Maria C Almeida

St. Joseph's Hospital and Medical Center (AZ, USA), Phoenix, Arizona, United States

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Publications (12)55.76 Total impact

  • 02/2010: pages 349 - 402; , ISBN: 9780470588284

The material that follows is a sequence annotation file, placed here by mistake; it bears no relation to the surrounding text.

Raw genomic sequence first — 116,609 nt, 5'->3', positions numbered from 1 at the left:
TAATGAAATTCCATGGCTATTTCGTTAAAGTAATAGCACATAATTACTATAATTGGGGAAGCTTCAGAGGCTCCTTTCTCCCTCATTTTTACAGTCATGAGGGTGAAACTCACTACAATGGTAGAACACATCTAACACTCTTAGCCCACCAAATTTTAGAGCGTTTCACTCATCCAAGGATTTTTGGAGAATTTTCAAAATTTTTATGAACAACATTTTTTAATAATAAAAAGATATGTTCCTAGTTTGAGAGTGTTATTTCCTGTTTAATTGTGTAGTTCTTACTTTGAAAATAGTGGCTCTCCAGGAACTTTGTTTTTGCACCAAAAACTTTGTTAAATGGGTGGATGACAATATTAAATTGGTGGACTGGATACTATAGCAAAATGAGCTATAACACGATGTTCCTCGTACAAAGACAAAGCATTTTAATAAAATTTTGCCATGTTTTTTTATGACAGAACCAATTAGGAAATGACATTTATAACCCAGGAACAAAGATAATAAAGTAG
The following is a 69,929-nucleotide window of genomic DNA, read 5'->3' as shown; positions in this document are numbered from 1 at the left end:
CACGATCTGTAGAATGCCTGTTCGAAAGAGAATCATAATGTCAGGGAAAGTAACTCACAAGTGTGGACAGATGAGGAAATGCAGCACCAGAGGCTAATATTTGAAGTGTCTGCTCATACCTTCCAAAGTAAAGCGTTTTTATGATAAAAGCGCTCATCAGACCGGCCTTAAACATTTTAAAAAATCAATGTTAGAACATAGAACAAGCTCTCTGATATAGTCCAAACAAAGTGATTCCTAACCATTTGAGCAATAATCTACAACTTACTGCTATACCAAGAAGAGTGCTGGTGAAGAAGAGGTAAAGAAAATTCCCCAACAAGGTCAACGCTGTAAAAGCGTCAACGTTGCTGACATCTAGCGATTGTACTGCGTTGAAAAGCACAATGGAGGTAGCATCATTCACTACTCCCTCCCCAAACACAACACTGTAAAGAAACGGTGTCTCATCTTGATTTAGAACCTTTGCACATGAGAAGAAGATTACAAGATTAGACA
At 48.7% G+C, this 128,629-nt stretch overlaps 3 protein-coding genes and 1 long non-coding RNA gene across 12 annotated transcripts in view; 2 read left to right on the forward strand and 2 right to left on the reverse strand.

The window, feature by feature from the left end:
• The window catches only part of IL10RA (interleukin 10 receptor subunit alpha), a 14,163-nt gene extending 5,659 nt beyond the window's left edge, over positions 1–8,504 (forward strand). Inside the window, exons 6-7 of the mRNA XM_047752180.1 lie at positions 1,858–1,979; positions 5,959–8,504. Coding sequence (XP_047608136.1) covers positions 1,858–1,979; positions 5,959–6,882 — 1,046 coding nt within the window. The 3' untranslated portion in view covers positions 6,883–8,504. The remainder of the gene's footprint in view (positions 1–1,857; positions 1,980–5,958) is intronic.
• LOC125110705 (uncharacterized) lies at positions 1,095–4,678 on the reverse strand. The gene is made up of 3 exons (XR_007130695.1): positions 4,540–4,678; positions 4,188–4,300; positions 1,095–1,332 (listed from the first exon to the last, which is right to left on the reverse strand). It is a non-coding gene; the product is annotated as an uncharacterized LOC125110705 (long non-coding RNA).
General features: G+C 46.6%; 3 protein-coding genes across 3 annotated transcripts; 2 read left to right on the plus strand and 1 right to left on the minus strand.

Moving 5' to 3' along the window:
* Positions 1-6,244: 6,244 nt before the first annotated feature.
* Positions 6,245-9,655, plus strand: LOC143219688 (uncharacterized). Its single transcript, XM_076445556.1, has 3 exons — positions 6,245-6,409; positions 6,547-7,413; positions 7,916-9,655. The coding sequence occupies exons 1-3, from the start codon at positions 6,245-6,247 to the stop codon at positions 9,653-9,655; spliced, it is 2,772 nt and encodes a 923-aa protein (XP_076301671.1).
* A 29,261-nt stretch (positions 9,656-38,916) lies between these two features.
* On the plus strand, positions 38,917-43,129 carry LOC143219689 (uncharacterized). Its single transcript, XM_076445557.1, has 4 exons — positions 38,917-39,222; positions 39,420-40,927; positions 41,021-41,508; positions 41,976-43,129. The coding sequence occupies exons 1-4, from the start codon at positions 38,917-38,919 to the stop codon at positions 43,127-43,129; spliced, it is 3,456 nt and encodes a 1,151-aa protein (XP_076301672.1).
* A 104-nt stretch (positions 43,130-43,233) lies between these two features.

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    ABSTRACT: The development of antagonists of the transient receptor potential vanilloid-1 (TRPV1) channel as pain therapeutics has revealed that these compounds cause hyperthermia in humans. This undesirable on-target side effect has triggered a surge of interest in the role of TRPV1 in thermoregulation and revived the hypothesis that TRPV1 channels serve as thermosensors. We review literature data on the distribution of TRPV1 channels in the body and on thermoregulatory responses to TRPV1 agonists and antagonists. We propose that two principal populations of TRPV1-expressing cells have connections with efferent thermoeffector pathways: 1) first-order sensory (polymodal), glutamatergic dorsal-root (and possibly nodose) ganglia neurons that innervate the abdominal viscera and 2) higher-order sensory, glutamatergic neurons presumably located in the median preoptic hypothalamic nucleus. We further hypothesize that all thermoregulatory responses to TRPV1 agonists and antagonists and thermoregulatory manifestations of TRPV1 desensitization stem from primary actions on these two neuronal populations. Agonists act primarily centrally on population 2; antagonists act primarily peripherally on population 1. We analyze what roles TRPV1 might play in thermoregulation and conclude that this channel does not serve as a thermosensor, at least not under physiological conditions. In the hypothalamus, TRPV1 channels are inactive at common brain temperatures. In the abdomen, TRPV1 channels are tonically activated, but not by temperature. However, tonic activation of visceral TRPV1 by nonthermal factors suppresses autonomic cold-defense effectors and, consequently, body temperature. Blockade of this activation by TRPV1 antagonists disinhibits thermoeffectors and causes hyperthermia. Strategies for creating hyperthermia-free TRPV1 antagonists are outlined. The potential physiological and pathological significance of TRPV1-mediated thermoregulatory effects is discussed.